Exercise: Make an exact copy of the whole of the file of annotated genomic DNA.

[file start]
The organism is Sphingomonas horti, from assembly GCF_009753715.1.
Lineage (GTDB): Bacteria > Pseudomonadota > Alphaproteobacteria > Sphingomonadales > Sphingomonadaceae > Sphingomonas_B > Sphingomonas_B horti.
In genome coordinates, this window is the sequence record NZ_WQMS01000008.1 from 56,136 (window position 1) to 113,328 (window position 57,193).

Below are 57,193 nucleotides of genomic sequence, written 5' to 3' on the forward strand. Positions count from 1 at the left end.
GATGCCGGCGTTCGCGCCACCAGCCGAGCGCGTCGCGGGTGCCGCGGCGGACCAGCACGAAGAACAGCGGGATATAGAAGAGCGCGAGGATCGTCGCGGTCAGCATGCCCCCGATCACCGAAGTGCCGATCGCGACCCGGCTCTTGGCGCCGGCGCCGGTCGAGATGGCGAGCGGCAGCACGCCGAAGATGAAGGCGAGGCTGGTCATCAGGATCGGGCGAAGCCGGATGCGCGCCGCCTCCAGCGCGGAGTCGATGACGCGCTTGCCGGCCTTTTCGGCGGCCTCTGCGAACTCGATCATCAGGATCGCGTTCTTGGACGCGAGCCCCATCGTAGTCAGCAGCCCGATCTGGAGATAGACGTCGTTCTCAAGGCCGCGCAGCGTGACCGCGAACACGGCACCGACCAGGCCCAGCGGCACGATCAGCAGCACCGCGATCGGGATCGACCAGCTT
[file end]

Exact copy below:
The organism is Sphingomonas horti, from assembly GCF_009753715.1.
Lineage (GTDB): Bacteria > Pseudomonadota > Alphaproteobacteria > Sphingomonadales > Sphingomonadaceae > Sphingomonas_B > Sphingomonas_B horti.
In genome coordinates, this window is the sequence record NZ_WQMS01000008.1 from 56,136 (window position 1) to 113,328 (window position 57,193).

Below are 57,193 nucleotides of genomic sequence, written 5' to 3' on the forward strand. Positions count from 1 at the left end.
GATGCCGGCGTTCGCGCCACCAGCCGAGCGCGTCGCGGGTGCCGCGGCGGACCAGCACGAAGAACAGCGGGATATAGAAGAGCGCGAGGATCGTCGCGGTCAGCATGCCCCCGATCACCGAAGTGCCGATCGCGACCCGGCTCTTGGCGCCGGCGCCGGTCGAGATGGCGAGCGGCAGCACGCCGAAGATGAAGGCGAGGCTGGTCATCAGGATCGGGCGAAGCCGGATGCGCGCCGCCTCCAGCGCGGAGTCGATGACGCGCTTGCCGGCCTTTTCGGCGGCCTCTGCGAACTCGATCATCAGGATCGCGTTCTTGGACGCGAGCCCCATCGTAGTCAGCAGCCCGATCTGGAGATAGACGTCGTTCTCAAGGCCGCGCAGCGTGACCGCGAACACGGCACCGACCAGGCCCAGCGGCACGATCAGCAGCACCGCGATCGGGATCGACCAGCTT